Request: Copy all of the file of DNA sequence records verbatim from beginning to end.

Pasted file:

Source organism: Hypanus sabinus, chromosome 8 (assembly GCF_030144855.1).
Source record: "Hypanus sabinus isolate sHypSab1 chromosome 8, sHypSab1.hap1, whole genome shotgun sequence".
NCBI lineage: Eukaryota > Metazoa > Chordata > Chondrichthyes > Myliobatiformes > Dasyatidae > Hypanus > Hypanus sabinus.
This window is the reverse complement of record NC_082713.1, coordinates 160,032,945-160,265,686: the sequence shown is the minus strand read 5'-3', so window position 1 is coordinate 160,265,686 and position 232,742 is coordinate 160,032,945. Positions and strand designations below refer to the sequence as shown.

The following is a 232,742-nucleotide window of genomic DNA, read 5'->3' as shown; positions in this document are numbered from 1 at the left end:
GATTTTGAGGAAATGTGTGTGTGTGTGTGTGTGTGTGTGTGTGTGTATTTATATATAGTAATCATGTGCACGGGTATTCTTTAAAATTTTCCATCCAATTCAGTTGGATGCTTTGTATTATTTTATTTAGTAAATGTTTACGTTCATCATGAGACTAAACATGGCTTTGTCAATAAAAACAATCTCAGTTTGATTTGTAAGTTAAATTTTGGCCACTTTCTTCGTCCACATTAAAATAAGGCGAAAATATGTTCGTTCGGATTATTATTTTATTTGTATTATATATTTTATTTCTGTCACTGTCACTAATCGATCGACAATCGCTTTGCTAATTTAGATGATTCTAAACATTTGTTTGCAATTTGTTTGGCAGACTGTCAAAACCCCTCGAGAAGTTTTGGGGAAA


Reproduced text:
Source organism: Hypanus sabinus, chromosome 8 (assembly GCF_030144855.1).
Source record: "Hypanus sabinus isolate sHypSab1 chromosome 8, sHypSab1.hap1, whole genome shotgun sequence".
NCBI lineage: Eukaryota > Metazoa > Chordata > Chondrichthyes > Myliobatiformes > Dasyatidae > Hypanus > Hypanus sabinus.
This window is the reverse complement of record NC_082713.1, coordinates 160,032,945-160,265,686: the sequence shown is the minus strand read 5'-3', so window position 1 is coordinate 160,265,686 and position 232,742 is coordinate 160,032,945. Positions and strand designations below refer to the sequence as shown.

The following is a 232,742-nucleotide window of genomic DNA, read 5'->3' as shown; positions in this document are numbered from 1 at the left end:
GATTTTGAGGAAATGTGTGTGTGTGTGTGTGTGTGTGTGTGTGTGTATTTATATATAGTAATCATGTGCACGGGTATTCTTTAAAATTTTCCATCCAATTCAGTTGGATGCTTTGTATTATTTTATTTAGTAAATGTTTACGTTCATCATGAGACTAAACATGGCTTTGTCAATAAAAACAATCTCAGTTTGATTTGTAAGTTAAATTTTGGCCACTTTCTTCGTCCACATTAAAATAAGGCGAAAATATGTTCGTTCGGATTATTATTTTATTTGTATTATATATTTTATTTCTGTCACTGTCACTAATCGATCGACAATCGCTTTGCTAATTTAGATGATTCTAAACATTTGTTTGCAATTTGTTTGGCAGACTGTCAAAACCCCTCGAGAAGTTTTGGGGAAA